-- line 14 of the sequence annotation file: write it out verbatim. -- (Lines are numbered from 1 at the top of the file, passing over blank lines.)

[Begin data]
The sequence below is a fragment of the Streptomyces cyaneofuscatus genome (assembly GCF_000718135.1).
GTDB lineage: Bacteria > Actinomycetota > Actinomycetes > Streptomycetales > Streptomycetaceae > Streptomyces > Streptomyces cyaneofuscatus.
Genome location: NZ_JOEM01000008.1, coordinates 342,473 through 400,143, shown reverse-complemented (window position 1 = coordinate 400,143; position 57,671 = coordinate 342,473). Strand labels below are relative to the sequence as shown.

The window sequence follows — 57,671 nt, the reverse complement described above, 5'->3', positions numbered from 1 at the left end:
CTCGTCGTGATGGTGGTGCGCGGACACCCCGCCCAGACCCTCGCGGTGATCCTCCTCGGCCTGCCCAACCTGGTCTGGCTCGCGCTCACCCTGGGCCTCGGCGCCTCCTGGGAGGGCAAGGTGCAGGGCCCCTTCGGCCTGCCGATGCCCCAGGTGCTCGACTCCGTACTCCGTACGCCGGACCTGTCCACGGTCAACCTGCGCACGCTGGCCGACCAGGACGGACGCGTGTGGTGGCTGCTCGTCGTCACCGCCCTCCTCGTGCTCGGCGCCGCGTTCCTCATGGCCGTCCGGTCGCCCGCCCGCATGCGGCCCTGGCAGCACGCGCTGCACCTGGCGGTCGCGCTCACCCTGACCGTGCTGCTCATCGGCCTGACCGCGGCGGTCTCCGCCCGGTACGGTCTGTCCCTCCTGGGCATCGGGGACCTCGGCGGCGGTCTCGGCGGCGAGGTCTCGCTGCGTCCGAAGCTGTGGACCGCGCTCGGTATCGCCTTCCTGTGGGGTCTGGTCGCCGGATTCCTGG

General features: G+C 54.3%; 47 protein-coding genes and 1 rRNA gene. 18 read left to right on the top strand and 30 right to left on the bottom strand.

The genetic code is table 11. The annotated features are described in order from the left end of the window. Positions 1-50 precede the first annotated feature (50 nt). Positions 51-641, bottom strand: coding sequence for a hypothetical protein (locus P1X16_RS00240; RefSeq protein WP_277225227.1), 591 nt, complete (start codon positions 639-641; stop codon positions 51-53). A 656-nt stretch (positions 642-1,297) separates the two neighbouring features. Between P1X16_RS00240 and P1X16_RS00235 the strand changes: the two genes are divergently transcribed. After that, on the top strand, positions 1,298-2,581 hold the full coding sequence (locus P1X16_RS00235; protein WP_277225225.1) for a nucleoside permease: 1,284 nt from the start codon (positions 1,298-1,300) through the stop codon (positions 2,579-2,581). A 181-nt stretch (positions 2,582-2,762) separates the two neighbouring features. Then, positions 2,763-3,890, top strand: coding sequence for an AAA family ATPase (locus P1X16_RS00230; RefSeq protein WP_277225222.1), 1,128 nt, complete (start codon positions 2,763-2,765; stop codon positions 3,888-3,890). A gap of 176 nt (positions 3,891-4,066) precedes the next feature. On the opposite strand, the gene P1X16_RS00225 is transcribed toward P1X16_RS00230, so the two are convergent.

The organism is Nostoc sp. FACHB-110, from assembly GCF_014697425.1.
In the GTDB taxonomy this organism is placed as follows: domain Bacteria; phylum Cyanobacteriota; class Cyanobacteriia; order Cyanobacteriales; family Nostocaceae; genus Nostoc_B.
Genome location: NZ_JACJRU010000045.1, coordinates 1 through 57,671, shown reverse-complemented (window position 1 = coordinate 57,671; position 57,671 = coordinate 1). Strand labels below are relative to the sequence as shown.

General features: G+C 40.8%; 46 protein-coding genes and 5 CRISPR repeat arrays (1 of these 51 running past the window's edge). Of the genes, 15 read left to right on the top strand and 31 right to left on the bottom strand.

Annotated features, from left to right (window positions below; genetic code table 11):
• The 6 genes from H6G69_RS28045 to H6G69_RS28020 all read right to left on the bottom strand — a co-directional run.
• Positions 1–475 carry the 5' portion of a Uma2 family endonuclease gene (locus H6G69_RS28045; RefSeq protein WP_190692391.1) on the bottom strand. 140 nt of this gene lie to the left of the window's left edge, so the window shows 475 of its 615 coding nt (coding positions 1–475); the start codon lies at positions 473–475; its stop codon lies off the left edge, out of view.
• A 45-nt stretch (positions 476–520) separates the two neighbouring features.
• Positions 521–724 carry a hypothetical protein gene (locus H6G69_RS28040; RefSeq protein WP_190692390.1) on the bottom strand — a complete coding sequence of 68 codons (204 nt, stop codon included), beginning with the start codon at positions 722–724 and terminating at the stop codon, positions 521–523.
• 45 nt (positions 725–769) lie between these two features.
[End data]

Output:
• Positions 1–475 carry the 5' portion of a Uma2 family endonuclease gene (locus H6G69_RS28045; RefSeq protein WP_190692391.1) on the bottom strand. 140 nt of this gene lie to the left of the window's left edge, so the window shows 475 of its 615 coding nt (coding positions 1–475); the start codon lies at positions 473–475; its stop codon lies off the left edge, out of view.